JOHNS CREEK, Ga. — The Johns Creek City Council began discussions Oct. 5 on how to distribute more than $3 million it expects to receive in federal relief aid for the coronavirus.

The city’s share of funding comes after weeks of negotiation with Fulton County, which had been given oversight on local distribution of some $104 million through the Coronavirus Aid, Relief, and Economic Security Act — or CARES Act.

Consensus among members of the Johns Creek City Council is to use the city’s $3.5 million allotment to first pay for eligible city expenses, such as salaries for public safety employees dating back to March 1. After hazard pay and COVID-related overtime, officials said the city would have about $3 million remaining to distribute into the community.

Under the CARES Act, relief money can be distributed within the community to individuals or in the form of grants, particularly to businesses who suffered economic and employee loss due to the pandemic.

Council members Erin Elwood and Stephanie Endres said they are concerned about the funds sitting in an account without a plan for distribution.

But Mayor Mike Bodker encouraged members that a long-term plan can be worked out, but getting the money now is important to pay eligible city expenses. He said the city has until Dec. 15 to distribute the money.

“I would like to act while there’s a favorable ruling that says public safety payroll is completely reimbursable because two weeks ago that wasn’t the ruling,” Bodker said.

Assistant City Manager Kimberly Greer told council members that relief money would not arrive for weeks, so they have time to decide a course of action.

A majority on the council agreed that the money should be used to assist Johns Creek businesses and non-profits.

Elwood disagreed. While acknowledging that local businesses are the backbone of the city’s economy, she pointed out that most residents do not work in Johns Creek.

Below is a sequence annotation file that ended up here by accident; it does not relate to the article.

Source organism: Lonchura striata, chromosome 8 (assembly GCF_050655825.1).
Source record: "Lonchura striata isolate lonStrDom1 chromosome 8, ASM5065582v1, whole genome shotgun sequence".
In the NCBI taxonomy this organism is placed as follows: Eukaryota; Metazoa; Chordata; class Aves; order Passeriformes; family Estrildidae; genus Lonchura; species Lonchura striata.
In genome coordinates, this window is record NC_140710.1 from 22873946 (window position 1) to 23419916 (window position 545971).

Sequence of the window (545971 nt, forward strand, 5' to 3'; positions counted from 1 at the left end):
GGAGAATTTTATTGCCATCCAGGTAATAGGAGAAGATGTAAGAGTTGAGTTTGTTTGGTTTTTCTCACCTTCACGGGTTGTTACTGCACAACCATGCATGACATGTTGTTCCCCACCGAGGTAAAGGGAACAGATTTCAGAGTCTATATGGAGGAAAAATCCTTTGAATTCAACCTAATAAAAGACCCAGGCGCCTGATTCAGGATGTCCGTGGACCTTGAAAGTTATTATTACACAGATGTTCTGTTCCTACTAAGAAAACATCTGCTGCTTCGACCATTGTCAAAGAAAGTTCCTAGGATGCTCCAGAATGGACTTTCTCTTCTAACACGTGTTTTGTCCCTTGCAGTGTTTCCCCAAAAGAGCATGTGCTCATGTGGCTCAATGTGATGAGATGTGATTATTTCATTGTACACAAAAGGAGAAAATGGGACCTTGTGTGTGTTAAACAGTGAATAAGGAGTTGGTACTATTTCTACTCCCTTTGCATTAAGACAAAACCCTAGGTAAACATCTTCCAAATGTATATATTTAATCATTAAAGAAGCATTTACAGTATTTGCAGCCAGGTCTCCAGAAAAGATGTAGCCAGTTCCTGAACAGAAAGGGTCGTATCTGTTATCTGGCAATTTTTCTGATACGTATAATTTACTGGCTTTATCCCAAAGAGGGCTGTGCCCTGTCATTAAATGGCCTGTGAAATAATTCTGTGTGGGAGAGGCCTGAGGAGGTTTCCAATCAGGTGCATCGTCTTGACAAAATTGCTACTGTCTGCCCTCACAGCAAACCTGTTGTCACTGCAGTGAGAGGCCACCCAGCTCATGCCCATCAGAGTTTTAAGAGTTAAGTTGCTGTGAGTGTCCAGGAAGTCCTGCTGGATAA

Endres countered that most of the small- to medium-sized businesses in Johns Creek are owned by residents and that many are home-based.

“I think we need to look at the businesses that were impacted in the industries that were shut down the most,” Endres said.

Councilman Lenny Zaprowski said that while he would love to be able to help everybody hurt by the pandemic, he leaned toward businesses because of their impact on the Johns Creek economy. Also, he said, business assistance would be easier to document than sorting through and identifying needs to individual applicants.

“We’ve got to help our businesses, it is so important for our city,” Zaprowski said. “I don’t want our businesses to jump through hoops to get this money, and I don’t want a lot of administration costs eating this up, and I don’t want someone arbitrarily deciding did this business hurt enough.”

Council members Chris Coughlin, Brian Weaver and John Bradberry also said they leaned toward business relief because individuals had already received relief in the form of federal stimulus checks.

The council has moved forward with applying for the public safety reimbursements and plans to formulate a strategy for distributing the remaining funds at its next work session Oct.19. Officials emphasized that they plan to distribute all of the remaining $3 million in this process.

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